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Philip Converse

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Philip E. Converse
Born(1928-11-17)November 17, 1928
DiedDecember 30, 2014(2014-12-30) (aged 86)
Academic background
Alma materUniversity of Michigan
ThesisGroup Influence in Voting Behavior (1958)
Doctoral advisorAngus Campbell
Warren Miller
Academic work
DisciplinePolitical science, Sociology

Philip Ernest Converse (November 17, 1928 – December 30, 2014) was an American political scientist.[1] He was a professor in political science and sociology at the University of Michigan who conducted research on public opinion, survey research, and quantitative social science.

Converse's book chapter "The Nature of Belief Systems in Mass Publics" (Ideology and Discontent, edited by David E. Apter, 1964) held that most people lack structure and stability in their political views. With Angus Campbell, Warren Miller, and Donald E. Stokes, he co-wrote The American Voter,[2] which used data from the American National Election Studies to create a set of surveys of American public opinion carried out by the University of Michigan Survey Research Center and the Center for Political Studies. He was elected a Fellow of the American Academy of Arts and Sciences in 1969.[1][3][4]

Personal life[edit]

Converse was born November 17, 1928, in Concord, New Hampshire.[5][4] His sister, Connie was a singer-songwriter who recorded music in the 1950s before disappearing in the 1970s. Philip earned his B.A. in English at Denison University in 1949, and he earned a master's degree in English literature from the University of Iowa in 1950.[4][5] Converse was drafted into U.S. military service during the Korean War, working as a newspaper editor on a base in Battle Creek, Michigan.[6]

In 1961, Converse married social scientist Jean G. McDonnell, an expert in interviewing techniques who directed the Detroit Area Study.[4]

Academic career[edit]

Converse studied for a time in France before returning to the United States to earn an M.A. in sociology at the University of Michigan in 1956, followed by a Ph.D. in social psychology at Michigan in 1958.[4][5] As he began his graduate education, Converse worked as the assistant study director of Michigan's Survey Research Center, joining forces with Warren Miller and Angus Campbell to field the 1956–1960 National Election Study panel survey.[6] That work produced his text for political behavior, The American Voter (1960). He served in leadership roles for the center and for the broader Institute for Social Research (ISR) in which it was housed for the rest of his career, including as director of the Center for Political Studies (1981–1986) and director of ISR itself (1986–1989).[4][5][6]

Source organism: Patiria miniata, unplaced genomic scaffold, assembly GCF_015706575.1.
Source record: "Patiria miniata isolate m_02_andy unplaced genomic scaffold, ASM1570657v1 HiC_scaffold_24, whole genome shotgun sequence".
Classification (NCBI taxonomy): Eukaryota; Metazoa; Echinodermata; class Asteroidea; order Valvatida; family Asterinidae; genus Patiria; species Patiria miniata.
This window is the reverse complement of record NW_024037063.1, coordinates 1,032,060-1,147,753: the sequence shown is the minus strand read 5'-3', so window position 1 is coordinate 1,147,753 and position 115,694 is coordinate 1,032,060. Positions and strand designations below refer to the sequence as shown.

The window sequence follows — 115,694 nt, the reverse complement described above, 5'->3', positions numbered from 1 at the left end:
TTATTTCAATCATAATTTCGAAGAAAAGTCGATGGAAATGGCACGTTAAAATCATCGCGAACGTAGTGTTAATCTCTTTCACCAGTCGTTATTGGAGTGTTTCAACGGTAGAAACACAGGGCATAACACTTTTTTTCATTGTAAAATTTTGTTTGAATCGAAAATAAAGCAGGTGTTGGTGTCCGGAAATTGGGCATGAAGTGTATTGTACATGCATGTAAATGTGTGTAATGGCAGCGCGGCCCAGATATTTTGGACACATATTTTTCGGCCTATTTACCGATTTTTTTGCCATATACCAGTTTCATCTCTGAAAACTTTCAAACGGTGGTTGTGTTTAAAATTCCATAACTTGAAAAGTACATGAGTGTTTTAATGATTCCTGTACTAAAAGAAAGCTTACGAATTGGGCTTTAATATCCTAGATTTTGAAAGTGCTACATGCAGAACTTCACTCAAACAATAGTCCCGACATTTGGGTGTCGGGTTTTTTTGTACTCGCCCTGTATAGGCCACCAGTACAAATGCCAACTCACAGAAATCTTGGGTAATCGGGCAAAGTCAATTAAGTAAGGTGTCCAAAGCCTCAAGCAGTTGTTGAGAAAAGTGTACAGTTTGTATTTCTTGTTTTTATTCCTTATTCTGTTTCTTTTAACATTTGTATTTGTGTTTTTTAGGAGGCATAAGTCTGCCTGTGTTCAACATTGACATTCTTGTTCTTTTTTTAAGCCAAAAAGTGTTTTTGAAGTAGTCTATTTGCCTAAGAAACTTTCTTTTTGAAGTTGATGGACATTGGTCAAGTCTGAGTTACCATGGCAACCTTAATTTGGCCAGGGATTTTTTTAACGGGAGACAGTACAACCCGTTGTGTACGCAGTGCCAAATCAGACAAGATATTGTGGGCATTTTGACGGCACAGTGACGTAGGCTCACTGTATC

Converse became an assistant professor of sociology at the University of Michigan in 1960.[5] He quickly earned tenure with promotion to associate professor in 1964.[5] One year later, he was promoted to the rank of full professor in sociology and a joint appointment in political science.[5] After being awarded two named chair positions in the 1970s and 1980s, Converse was selected as the 1987 Henry Russel Lecturer.[4][5]

Converse left the University of Michigan to become director of the Center for Advanced Study in Behavioral Sciences at Stanford University in 1989.[5] He returned to the University of Michigan as an emeritus professor of sociology and political science in 1994.[4]

Converse died December 30, 2014, in Ann Arbor, Michigan, at the age of 86.[4] He was survived by his wife, Jean, and his two sons.[4]


Converse is known for his work on ideology and belief systems, voters and elections, partisanship, political representation, party systems, the human meaning of social change, and political sophistication.[6] His work drew on extensive public opinion survey data from the United States and France.

According to Professor Michael Traugott, director of the University of Michigan Center for Political Studies:

The central point of Phil's work was the inability of citizens to deal with large quantities of political information and to make it logically consistent, so they are always faced with making decisions based on inadequate information....Phil’s original research even helps to explain elements of polarization....People have the ability to screen out discordant information, but they haven’t become more sophisticated.[7]

The Nature of Belief Systems in Mass Publics (1964)[edit]